The budget forecasts tell the tale. Eight of Australia’s top 10 trading partners are expected to see a contraction in economic growth in 2020. China and Taiwan are the only exceptions.
The global economic massacre is laid out line by line in budget paper number one. India and Europe down by 9 per cent, Japan almost 6 per cent, the US 5.5 per cent. The world down 4.5 per cent. China? Up by 1.75 per cent.
Australia's dependence on China for economic growth is well known, but never has it been so starkly illustrated. The country where the coronavirus was first detected is now the sole major economy showing genuine signs of recovery. For that it needs Australian iron ore to make steel and build infrastructure.
The budget assumes a price of $US55 a tonne. It's currently at $US120, driven by supply restrictions on Brazilian iron ore and rampaging demand from China. The difference between the two prices? $47 billion, or almost twice the cost of the government's full personal income tax package between 2020 and 2022.
It's not just mining. It's food and merchandise, students and tourists. On all counts, China is Australia's number one market. Australia has been very good at doing business with China and very bad at diversifying.
That leaves it exposed. For all the federal budget's domestic stimulus, it is notable how little it focuses on initiatives outside Australia's borders.
The third largest item in the Foreign Affairs expenditure is $25 million to make sure prospective arrangements between state and territory governments and foreign governments (read: China) are consistent with Australian foreign policy. That is a domestic initiative delivered through a globally-focussed department.
A Chinese guard wears a protective mask as he stands at the entrance to Beijing’s Forbidden City. Credit:Getty Images
The second largest is $62.6 million over four years to support the Comprehensive Strategic Partnership with India. While diversifying to India is a sensible step, the reality is increasing trade with India faces intractable obstacles at the best of times.
India is forecast to rebound to 9 per cent growth by 2021 but high subsidies and political whiplash from agriculture lobbies dominated domestic politics and trade deals even before the coronavirus. The budget notes severe supply-chain disruption and labour market dislocation are now endemic.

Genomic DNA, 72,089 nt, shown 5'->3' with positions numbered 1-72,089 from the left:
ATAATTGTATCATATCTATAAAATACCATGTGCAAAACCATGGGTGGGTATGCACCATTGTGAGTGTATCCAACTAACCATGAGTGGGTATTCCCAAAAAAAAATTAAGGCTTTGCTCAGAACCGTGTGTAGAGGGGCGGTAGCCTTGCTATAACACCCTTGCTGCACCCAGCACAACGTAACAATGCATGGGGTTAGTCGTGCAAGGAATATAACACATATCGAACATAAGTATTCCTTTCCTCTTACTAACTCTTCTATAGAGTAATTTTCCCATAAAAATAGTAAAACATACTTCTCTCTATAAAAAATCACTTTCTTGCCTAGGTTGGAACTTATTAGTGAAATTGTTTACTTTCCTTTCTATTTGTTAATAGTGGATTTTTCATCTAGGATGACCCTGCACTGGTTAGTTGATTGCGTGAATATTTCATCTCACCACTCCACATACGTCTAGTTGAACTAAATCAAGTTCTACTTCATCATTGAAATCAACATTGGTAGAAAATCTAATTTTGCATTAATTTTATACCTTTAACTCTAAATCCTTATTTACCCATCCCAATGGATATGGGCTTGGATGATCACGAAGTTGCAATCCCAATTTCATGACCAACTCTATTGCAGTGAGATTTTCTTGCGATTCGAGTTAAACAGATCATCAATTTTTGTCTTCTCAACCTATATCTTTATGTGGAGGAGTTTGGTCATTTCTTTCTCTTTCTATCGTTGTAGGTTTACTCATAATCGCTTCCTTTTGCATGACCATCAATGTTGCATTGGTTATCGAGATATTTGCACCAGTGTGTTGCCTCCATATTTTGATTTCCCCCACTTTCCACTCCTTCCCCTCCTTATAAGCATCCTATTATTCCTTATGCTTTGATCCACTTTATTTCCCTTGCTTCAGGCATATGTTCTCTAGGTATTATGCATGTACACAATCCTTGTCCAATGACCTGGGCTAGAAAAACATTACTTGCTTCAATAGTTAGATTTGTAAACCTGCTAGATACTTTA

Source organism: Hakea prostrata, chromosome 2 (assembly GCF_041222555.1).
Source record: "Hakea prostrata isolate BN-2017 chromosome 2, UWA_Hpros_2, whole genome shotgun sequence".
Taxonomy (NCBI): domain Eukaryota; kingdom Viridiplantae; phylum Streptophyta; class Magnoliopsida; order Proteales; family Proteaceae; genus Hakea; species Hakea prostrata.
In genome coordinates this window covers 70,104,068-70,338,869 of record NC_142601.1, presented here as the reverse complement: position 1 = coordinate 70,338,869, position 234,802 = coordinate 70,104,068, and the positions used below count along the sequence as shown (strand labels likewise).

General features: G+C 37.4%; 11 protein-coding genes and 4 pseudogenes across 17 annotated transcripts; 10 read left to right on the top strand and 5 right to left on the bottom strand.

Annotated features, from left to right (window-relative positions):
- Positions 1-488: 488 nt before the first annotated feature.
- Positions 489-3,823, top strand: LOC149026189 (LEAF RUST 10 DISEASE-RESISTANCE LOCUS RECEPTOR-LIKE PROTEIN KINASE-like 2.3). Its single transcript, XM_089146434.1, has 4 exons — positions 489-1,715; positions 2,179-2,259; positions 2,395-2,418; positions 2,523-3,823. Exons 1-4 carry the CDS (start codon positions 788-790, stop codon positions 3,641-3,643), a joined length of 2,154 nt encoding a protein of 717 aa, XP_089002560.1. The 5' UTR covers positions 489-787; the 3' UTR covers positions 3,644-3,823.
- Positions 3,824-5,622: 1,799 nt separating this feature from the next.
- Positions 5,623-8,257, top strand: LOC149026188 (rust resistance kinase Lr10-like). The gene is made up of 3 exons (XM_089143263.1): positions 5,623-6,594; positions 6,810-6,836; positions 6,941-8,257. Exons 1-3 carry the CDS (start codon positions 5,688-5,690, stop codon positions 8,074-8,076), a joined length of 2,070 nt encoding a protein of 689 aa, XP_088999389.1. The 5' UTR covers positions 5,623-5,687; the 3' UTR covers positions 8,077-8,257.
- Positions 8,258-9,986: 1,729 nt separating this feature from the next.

There is a bonus $6.6 million to encourage exporters to diversify into other areas including the European Union and the United Kingdom, but even this will come out of the existing Department of Foreign Affairs account which has already had to cut 60 jobs to meet its operations budget.
The only reasonable reading of this budget is that Australia is content with the trading status quo: China will drive our economy ever further. That is problematic as the events of the past year have shown.
Without genuine attempts at diversification, it leaves that other Australian national interest vulnerable to economic coercion: regional security.
There was a taste of it in the budget. A $304.7 million boost to support Pacific Island countries and Timor-Leste to recover from the impacts of COVID-19, but little else. Australia's allies, including the US and Japan, will be concerned there was nothing for south-east Asia, where China's influence is surging.
The revelation that a US-funded, Australian-equipped naval base in Cambodia had been demolished is timely. China has funded expansion works at the base, raising concerns it will use the facility for access to the South China Sea from the Gulf of Thailand.
The government will rightly say it is spending an extra $270 billion on defence, but this misses the nuance of diplomacy that Australia is increasingly being asked to play by its allies in the region.
Prime Minister Scott Morrison on Wednesday welcomed comments by China’s former ambassador to Australia Fu Ying after she called for renewed dialogue following more than a year of escalating tensions.
"I'll take any encouragement because it is important for Australia," he told Sky News.
Indeed it is. And it is possible that the status quo will continue, but it's also possible that it won't.
Tuesday's budget does little for diplomatic flexibility.
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